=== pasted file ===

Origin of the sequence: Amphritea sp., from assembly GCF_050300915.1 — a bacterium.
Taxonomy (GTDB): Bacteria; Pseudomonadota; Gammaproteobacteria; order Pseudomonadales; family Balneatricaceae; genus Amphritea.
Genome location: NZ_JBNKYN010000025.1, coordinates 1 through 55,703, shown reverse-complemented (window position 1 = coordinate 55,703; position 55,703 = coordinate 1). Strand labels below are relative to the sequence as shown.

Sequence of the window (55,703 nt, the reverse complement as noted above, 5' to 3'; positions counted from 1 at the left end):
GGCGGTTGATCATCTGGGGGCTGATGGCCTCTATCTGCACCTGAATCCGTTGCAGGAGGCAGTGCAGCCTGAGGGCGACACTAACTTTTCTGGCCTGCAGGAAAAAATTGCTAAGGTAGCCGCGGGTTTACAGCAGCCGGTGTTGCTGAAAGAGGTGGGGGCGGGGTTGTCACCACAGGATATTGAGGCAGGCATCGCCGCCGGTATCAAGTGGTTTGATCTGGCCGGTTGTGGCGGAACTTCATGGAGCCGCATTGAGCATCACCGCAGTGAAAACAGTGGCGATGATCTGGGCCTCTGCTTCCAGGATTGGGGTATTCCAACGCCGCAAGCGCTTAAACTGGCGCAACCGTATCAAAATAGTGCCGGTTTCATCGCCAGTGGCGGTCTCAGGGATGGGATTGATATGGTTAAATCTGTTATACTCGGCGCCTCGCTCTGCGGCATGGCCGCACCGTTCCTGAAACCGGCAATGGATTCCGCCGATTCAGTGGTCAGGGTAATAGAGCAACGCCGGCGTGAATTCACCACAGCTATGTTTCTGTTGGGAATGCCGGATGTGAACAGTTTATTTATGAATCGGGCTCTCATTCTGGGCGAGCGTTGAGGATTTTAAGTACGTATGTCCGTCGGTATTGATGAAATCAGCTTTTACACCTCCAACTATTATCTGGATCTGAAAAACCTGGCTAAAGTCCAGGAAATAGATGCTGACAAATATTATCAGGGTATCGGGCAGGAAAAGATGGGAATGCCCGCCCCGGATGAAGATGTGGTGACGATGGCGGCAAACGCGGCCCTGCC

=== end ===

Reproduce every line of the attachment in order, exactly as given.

Origin of the sequence: Amphritea sp., from assembly GCF_050300915.1 — a bacterium.
Taxonomy (GTDB): Bacteria; Pseudomonadota; Gammaproteobacteria; order Pseudomonadales; family Balneatricaceae; genus Amphritea.
Genome location: NZ_JBNKYN010000025.1, coordinates 1 through 55,703, shown reverse-complemented (window position 1 = coordinate 55,703; position 55,703 = coordinate 1). Strand labels below are relative to the sequence as shown.

Sequence of the window (55,703 nt, the reverse complement as noted above, 5' to 3'; positions counted from 1 at the left end):
GGCGGTTGATCATCTGGGGGCTGATGGCCTCTATCTGCACCTGAATCCGTTGCAGGAGGCAGTGCAGCCTGAGGGCGACACTAACTTTTCTGGCCTGCAGGAAAAAATTGCTAAGGTAGCCGCGGGTTTACAGCAGCCGGTGTTGCTGAAAGAGGTGGGGGCGGGGTTGTCACCACAGGATATTGAGGCAGGCATCGCCGCCGGTATCAAGTGGTTTGATCTGGCCGGTTGTGGCGGAACTTCATGGAGCCGCATTGAGCATCACCGCAGTGAAAACAGTGGCGATGATCTGGGCCTCTGCTTCCAGGATTGGGGTATTCCAACGCCGCAAGCGCTTAAACTGGCGCAACCGTATCAAAATAGTGCCGGTTTCATCGCCAGTGGCGGTCTCAGGGATGGGATTGATATGGTTAAATCTGTTATACTCGGCGCCTCGCTCTGCGGCATGGCCGCACCGTTCCTGAAACCGGCAATGGATTCCGCCGATTCAGTGGTCAGGGTAATAGAGCAACGCCGGCGTGAATTCACCACAGCTATGTTTCTGTTGGGAATGCCGGATGTGAACAGTTTATTTATGAATCGGGCTCTCATTCTGGGCGAGCGTTGAGGATTTTAAGTACGTATGTCCGTCGGTATTGATGAAATCAGCTTTTACACCTCCAACTATTATCTGGATCTGAAAAACCTGGCTAAAGTCCAGGAAATAGATGCTGACAAATATTATCAGGGTATCGGGCAGGAAAAGATGGGAATGCCCGCCCCGGATGAAGATGTGGTGACGATGGCGGCAAACGCGGCCCTGCC